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Publication numberUS20040117074 A1
Publication typeApplication
Application numberUS 10/318,867
Publication dateJun 17, 2004
Filing dateDec 13, 2002
Priority dateDec 13, 2002
Also published asDE60301117D1, DE60301117T2, EP1428754A1, EP1428754B1, US6990396
Publication number10318867, 318867, US 2004/0117074 A1, US 2004/117074 A1, US 20040117074 A1, US 20040117074A1, US 2004117074 A1, US 2004117074A1, US-A1-20040117074, US-A1-2004117074, US2004/0117074A1, US2004/117074A1, US20040117074 A1, US20040117074A1, US2004117074 A1, US2004117074A1
InventorsHanching Wang, Richard Fowell, Che-Hang Ih
Original AssigneeThe Boeing Company
Export CitationBiBTeX, EndNote, RefMan
External Links: USPTO, USPTO Assignment, Espacenet
Method and apparatus for reaction wheel dynamic compensation in long-duration deployment of a large reflector
US 20040117074 A1
Abstract
A method and an apparatus for controlling the attitude and momentum of a spacecraft while deploying an appendage from the spacecraft. The method comprises the steps of predicting an environmental torque the spacecraft will be subjected to during deployment of the appendage, computing a magnitude and a direction of momentum to add to the spacecraft to at least partially oppose the predicted environmental torque, and storing the computed magnitude and direction of momentum in at least one of the momentum wheels before deploying the appendage.
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Claims(42)
What is claimed is:
1. A method of controlling an attitude of a spacecraft while deploying an appendage from the spacecraft, the spacecraft having substantially variable mass properties from the appendage deployment, and having a plurality of momentum wheels and a plurality of solar wings, comprising the steps of:
predicting an environmental torque the spacecraft will be subjected to during deployment of the appendage;
computing a magnitude and a direction of momentum to add to the spacecraft to at least partially oppose the predicted environmental torque; and
storing the computed magnitude and direction of momentum in at least one of the momentum wheels before deploying the appendage.
2. The method of claim 1, wherein the environmental torque includes an outgassing torque Tog component and a solar torque Tsp component.
3. The method of claim 1, wherein the momentum includes a transverse momentum component Ht and the step of computing a magnitude and direction of a momentum to add to the spacecraft to at least partially oppose the predicted environmental torque comprises the step of:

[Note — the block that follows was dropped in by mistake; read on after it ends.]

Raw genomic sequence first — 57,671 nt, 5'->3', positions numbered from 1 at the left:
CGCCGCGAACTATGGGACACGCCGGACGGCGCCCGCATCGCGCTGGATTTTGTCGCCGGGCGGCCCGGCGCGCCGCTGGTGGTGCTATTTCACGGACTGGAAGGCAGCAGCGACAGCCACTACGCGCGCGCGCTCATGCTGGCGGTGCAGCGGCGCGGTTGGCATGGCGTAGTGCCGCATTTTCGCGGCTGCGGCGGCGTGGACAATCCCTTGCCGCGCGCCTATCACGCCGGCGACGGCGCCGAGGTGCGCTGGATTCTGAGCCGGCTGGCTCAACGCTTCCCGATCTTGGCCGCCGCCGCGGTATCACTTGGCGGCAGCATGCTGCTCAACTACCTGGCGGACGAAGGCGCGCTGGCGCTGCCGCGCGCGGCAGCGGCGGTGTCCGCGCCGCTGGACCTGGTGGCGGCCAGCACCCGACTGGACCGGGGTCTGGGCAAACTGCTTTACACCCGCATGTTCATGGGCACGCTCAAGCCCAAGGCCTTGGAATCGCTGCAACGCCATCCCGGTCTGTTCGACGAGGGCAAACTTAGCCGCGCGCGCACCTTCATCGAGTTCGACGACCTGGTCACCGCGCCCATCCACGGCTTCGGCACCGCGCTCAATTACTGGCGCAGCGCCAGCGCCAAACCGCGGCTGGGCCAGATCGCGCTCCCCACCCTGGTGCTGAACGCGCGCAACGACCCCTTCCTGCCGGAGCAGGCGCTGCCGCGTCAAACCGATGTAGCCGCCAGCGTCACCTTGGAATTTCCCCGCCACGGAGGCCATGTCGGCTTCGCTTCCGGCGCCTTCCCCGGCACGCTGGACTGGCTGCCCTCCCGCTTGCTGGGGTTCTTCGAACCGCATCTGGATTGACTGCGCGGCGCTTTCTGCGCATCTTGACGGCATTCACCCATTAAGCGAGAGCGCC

computing the transverse momentum Ht perpendicular to the environmental torque and the spacecraft spin axis.
4. The method of claim 1, wherein the momentum includes a transverse momentum component Ht and the step of computing a magnitude and direction of a momentum to add to the spacecraft to at least partially oppose the predicted environmental torque comprises the step of:
computing the transverse momentum Ht to at least partially cancel the dynamic imbalance torque.
5. The method of claim 1, wherein the momentum includes a spin momentum Hs, and the step of computing a magnitude and direction of a momentum to add to the spacecraft to at least partially oppose the predicted environmental torque further comprises the step of:
computing the spin momentum Hs along the spin axis of the spacecraft to render the spacecraft passively stable during deployment of the appendage.
6. The method of claim 5, wherein the step of computing a magnitude and direction of momentum to add to the spacecraft to at least partially oppose the predicted environmental torque further comprises the step of determining a spacecraft spin rate ωs to substantially minimize a coning angle during the deployment of the appendage.
7. The method of claim 6, wherein the spacecraft spin rate is selected according to
ω s_opt = H s 2 I spinline ( 2 I spinline I t - 1 ) ( 1 - I spinline I t ) ,
wherein the spacecraft is symmetric with respect to the spin axis, Ispinline is the inertia of the spacecraft along the spacecraft spin axis, and It is the inertia of the spacecraft along a transverse axis.
8. The method of claim 6, further comprising the steps of:
deploying the appendage; and
orienting at least one of the solar wings to apply differential solar torque to the spacecraft to control the spin momentum Hs along the spin axis of the spacecraft.
9. The method of claim 8, wherein at least one solar wing is oriented to prevent saturation of the momentum wheels.
10. The method of claim 3, further comprising the steps of:
deploying the appendage; and
orienting at least one of the solar wings to apply differential solar torque to the spacecraft to control the transverse momentum Ht perpendicular to the environmental torque and the spacecraft spin axis.
11. The method of claim 10, wherein at least one solar wing is oriented to prevent saturation of the momentum wheels.
12. The method of claim 1, wherein the computed magnitude and direction of momentum is stored in the at least one of the momentum wheels before deploying the appendage at least in part via activation of an attitude control thruster.
13. The method of claim 1, further comprising the step of:
deploying the appendage while controlling the attitude of the spacecraft at least in part by the momentum wheels using a measured spacecraft attitude error.
14. The method of claim 1, further comprising the steps of:
deploying the appendage while controlling the attitude of the spacecraft at least in part by orienting at least one of the solar wings to apply differential solar torque to the spacecraft.